Weighing All the Options

Returning and reusing transport containers can help supply-chain partners minimize waste, but is it always the most sustainable approach?

“Any time a company uses fewer natural resources, it is a good thing,” says Daniel Littlefield, a principal of Modality Solutions, a provider of cold chain management consulting for the biopharmaceutical, health, nutrition, and other industries. “Reusable packaging can be a good option, but companies need to do the math to ensure that it makes sense in all scenarios.”

“Doing the math” entails conducting “a thorough assessment of a product’s logistics network,” explains Modality Solutions President Gary Hutchinson. “Companies should assess their networks and look for opportunities. They should fully understand all environmental inputs and outputs.”

Littlefield advises companies to begin with ISO 14000 as a framework, citing ISO 14040 for a life cycle assessment. He also points out the software program RECIPE 2008, which can be used to generate an environmental impact assessment of all options and to quantify environmental benefits. Littlefield counsels companies “to look for their biggest environmental footprint or impact. Then opportunities can be prioritized.”

Hutchinson says reusable packaging’s benefits depend upon the shipping lane. “It makes the most sense in closed-loop scenarios where it is easy to return the package. Strong reverse logistics are needed,” he said.

Littlefield agrees, pointing out such an approach detailed in LifeCell’s case study at the IQPC’s Cold Chain & Temperature Management Global Forum in September. Scott Lansdale, packaging engineer for LifeCell package engineering, explained his company’s pilot employing the MTS Credo thermal packaging system for shipping human tissue to hospitals.

“Moving items in a well-disciplined program such as LifeCell’s is a good use of reusable packaging,” says Hutchinson.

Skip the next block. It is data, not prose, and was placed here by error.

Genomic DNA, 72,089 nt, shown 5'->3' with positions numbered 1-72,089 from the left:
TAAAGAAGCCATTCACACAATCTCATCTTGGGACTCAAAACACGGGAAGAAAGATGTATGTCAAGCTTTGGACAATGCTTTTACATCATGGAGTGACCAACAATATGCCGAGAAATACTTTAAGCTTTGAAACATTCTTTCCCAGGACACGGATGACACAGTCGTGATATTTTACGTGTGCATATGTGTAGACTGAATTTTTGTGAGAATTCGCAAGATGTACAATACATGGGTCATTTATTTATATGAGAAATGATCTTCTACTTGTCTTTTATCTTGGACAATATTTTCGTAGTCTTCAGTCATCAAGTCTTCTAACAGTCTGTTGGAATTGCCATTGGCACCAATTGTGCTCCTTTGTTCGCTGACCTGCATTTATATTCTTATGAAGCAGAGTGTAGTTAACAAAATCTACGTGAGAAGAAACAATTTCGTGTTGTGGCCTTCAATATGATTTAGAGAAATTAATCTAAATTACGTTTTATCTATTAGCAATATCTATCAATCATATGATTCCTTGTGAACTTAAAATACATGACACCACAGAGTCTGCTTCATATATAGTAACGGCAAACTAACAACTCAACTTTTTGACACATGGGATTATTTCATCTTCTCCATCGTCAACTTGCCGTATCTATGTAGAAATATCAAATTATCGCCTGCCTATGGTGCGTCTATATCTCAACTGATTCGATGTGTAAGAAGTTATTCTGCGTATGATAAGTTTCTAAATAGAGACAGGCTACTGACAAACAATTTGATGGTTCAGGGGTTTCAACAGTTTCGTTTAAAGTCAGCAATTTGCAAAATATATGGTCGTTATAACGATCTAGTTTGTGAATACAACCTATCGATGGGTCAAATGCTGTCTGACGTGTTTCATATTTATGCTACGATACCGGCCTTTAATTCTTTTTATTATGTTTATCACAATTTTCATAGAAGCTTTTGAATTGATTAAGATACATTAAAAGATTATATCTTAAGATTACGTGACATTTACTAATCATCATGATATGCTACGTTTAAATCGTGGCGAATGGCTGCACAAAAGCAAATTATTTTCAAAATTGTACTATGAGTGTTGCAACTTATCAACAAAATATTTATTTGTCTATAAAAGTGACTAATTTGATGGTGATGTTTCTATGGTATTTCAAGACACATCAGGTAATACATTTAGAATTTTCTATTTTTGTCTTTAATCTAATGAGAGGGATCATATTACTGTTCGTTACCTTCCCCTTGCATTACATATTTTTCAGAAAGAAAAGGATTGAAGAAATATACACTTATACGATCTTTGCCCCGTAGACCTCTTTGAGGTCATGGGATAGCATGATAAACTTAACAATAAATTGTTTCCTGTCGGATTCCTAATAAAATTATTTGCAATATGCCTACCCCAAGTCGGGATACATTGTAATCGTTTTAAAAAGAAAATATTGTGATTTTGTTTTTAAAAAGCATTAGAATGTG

Returnable systems may not work as well in last-mile logistics to patient homes or with small parcels. “The package-to-payload ratio must be considered for unit-level drugs,” he says. “Reusable packaging makes more sense for bulk drug shipments.”

Hutchinson adds that in some instances, reusable packaging might be bulkier and heavier than single-use products. “You have to consider how the extra weight will impact the carbon footprint of air transport,” he says. “You might be trading waste stream reduction for an increase in carbon footprint.”

Hutchinson also says that companies need to “take a hard look at the number of times a container can be reused as well as what sort of testing is needed to ensure that the packaging still offers thermal control and protection despite the rigors of transport. You have to know what the ‘useful life’ is.”

But Hutchinson and Littlefield still encourage development of returnable solutions. “It is a good idea for suppliers to offer returnable options,” says Hutchinson. “It is another tool in their tool box.”

And companies are considering sustainability as they prepare their products for the supply chain. “Sustainability is definitely part of our proposals today, and we do compare reusable versus disposable packaging. We find, though, that companies are looking mostly at the economics. If ‘more-sustainable’ options are break even or cost less, customers always take the sustainable option.”

Modality Solutions provides solutions that define, minimize or possibly eliminate transportation environmental hazards in the supply chain. Consultants provide engineering/logistics consulting, systems integration, and simulation laboratory services from discovery through distribution.

For more information, go to http://www.modality-solutions.com.

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